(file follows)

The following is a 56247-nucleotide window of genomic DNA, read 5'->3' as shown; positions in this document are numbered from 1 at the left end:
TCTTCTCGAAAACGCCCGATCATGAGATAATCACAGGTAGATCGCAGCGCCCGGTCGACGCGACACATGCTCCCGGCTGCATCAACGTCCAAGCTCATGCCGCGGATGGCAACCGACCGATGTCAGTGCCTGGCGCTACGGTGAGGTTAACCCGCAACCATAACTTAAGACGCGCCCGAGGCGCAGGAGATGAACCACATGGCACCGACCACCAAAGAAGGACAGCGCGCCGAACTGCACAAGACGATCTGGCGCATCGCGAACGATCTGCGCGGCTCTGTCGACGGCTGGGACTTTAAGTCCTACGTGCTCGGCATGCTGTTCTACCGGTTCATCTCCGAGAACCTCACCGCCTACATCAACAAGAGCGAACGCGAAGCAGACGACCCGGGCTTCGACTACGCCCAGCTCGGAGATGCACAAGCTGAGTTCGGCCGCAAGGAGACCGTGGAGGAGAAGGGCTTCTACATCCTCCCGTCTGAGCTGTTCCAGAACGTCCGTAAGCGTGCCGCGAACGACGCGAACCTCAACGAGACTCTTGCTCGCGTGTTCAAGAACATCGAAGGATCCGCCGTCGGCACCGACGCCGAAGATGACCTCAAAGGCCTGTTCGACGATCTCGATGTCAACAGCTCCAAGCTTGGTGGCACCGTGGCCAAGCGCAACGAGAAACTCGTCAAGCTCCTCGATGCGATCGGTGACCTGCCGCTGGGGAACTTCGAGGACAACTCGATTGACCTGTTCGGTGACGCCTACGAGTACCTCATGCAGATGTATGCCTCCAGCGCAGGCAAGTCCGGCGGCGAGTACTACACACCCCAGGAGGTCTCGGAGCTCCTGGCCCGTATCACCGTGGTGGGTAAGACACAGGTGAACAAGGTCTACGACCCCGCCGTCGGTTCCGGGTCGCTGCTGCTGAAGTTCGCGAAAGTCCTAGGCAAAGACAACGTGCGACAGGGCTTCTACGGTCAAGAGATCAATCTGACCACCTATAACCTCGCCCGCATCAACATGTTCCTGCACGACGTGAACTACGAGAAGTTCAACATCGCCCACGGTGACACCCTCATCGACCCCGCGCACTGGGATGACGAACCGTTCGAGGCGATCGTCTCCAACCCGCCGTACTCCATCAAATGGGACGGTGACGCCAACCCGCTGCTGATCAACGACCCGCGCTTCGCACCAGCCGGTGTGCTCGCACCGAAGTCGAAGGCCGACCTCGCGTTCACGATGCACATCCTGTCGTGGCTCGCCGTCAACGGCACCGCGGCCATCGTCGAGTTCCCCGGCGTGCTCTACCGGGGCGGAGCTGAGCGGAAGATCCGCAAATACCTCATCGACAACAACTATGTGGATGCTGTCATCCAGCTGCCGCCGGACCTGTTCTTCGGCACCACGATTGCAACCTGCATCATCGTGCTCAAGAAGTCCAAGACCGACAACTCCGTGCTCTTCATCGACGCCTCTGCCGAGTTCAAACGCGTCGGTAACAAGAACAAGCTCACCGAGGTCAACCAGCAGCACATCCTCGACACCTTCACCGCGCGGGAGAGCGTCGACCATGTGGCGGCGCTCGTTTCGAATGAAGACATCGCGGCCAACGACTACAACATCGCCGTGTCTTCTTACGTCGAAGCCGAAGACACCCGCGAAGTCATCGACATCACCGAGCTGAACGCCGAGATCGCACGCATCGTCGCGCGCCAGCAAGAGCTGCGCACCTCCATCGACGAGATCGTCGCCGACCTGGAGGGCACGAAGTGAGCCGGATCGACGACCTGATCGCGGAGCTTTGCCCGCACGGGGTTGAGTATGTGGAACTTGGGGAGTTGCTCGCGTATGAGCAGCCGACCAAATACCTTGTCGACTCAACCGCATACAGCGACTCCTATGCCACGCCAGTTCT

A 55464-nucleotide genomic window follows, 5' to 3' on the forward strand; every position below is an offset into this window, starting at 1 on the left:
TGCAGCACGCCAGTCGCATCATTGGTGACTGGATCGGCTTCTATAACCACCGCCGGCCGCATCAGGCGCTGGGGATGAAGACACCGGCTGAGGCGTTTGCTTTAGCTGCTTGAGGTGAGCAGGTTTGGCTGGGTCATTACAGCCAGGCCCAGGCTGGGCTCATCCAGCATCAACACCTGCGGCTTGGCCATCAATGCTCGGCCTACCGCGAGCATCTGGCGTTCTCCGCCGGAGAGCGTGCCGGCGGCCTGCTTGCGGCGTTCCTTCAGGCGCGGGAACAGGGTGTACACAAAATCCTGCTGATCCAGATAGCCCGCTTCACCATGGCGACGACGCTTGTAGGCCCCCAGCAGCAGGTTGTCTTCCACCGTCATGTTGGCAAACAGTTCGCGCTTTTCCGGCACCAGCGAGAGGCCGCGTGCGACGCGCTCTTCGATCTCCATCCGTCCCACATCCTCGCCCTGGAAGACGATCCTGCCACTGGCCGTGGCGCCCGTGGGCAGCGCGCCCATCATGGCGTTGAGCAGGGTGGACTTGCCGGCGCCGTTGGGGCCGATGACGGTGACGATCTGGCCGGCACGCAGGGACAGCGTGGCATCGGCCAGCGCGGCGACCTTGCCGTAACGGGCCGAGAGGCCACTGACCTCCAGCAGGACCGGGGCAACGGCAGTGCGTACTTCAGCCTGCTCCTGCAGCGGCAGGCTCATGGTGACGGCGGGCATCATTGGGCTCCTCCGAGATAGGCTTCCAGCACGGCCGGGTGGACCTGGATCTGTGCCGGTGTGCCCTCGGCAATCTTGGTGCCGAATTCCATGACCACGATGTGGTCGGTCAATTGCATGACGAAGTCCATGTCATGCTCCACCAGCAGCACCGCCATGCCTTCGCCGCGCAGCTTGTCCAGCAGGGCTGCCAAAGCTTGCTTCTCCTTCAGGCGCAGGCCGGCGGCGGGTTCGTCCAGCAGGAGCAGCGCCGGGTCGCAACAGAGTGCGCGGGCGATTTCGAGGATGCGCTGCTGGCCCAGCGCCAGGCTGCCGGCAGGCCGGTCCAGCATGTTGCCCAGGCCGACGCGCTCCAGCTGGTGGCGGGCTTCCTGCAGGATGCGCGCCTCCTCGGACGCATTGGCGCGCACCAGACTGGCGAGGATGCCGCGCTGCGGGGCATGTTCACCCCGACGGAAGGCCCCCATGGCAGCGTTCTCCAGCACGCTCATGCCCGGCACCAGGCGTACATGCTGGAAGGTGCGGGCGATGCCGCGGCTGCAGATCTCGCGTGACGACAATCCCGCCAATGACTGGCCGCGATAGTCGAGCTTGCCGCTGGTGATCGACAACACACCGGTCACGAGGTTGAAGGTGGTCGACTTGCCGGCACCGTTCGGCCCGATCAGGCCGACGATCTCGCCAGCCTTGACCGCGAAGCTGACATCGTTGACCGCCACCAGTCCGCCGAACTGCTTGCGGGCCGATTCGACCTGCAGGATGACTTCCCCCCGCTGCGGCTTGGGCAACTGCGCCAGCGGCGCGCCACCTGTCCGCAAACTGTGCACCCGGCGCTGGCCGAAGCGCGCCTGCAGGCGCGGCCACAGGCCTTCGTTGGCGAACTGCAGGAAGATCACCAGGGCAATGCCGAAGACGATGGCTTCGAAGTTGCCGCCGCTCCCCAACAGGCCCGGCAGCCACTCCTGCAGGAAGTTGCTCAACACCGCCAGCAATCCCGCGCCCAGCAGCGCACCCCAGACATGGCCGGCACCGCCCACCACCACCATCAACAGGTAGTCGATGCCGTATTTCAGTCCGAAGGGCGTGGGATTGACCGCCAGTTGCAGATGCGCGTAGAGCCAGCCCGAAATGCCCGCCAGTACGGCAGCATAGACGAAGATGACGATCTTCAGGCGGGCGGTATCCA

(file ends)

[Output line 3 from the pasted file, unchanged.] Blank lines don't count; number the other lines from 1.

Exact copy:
A 55464-nucleotide genomic window follows, 5' to 3' on the forward strand; every position below is an offset into this window, starting at 1 on the left: